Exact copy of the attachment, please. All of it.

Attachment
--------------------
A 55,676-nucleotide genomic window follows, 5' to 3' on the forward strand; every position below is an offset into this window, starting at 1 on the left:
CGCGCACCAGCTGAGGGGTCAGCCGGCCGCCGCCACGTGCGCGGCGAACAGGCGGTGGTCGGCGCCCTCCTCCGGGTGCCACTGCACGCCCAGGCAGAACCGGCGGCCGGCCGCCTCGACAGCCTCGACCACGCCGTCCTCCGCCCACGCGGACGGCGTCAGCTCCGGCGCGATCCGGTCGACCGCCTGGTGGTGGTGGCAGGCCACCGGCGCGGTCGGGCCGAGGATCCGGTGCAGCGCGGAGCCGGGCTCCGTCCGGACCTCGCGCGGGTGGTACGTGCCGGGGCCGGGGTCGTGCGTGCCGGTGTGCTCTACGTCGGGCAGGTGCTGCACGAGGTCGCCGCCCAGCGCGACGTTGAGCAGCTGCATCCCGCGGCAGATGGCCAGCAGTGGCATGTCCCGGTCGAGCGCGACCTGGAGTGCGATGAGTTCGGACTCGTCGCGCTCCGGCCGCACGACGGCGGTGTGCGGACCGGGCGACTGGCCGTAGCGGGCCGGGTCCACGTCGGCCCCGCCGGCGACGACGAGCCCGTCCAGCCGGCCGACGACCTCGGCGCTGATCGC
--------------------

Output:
A 55,676-nucleotide genomic window follows, 5' to 3' on the forward strand; every position below is an offset into this window, starting at 1 on the left:
CGCGCACCAGCTGAGGGGTCAGCCGGCCGCCGCCACGTGCGCGGCGAACAGGCGGTGGTCGGCGCCCTCCTCCGGGTGCCACTGCACGCCCAGGCAGAACCGGCGGCCGGCCGCCTCGACAGCCTCGACCACGCCGTCCTCCGCCCACGCGGACGGCGTCAGCTCCGGCGCGATCCGGTCGACCGCCTGGTGGTGGTGGCAGGCCACCGGCGCGGTCGGGCCGAGGATCCGGTGCAGCGCGGAGCCGGGCTCCGTCCGGACCTCGCGCGGGTGGTACGTGCCGGGGCCGGGGTCGTGCGTGCCGGTGTGCTCTACGTCGGGCAGGTGCTGCACGAGGTCGCCGCCCAGCGCGACGTTGAGCAGCTGCATCCCGCGGCAGATGGCCAGCAGTGGCATGTCCCGGTCGAGCGCGACCTGGAGTGCGATGAGTTCGGACTCGTCGCGCTCCGGCCGCACGACGGCGGTGTGCGGACCGGGCGACTGGCCGTAGCGGGCCGGGTCCACGTCGGCCCCGCCGGCGACGACGAGCCCGTCCAGCCGGCCGACGACCTCGGCGCTGATCGC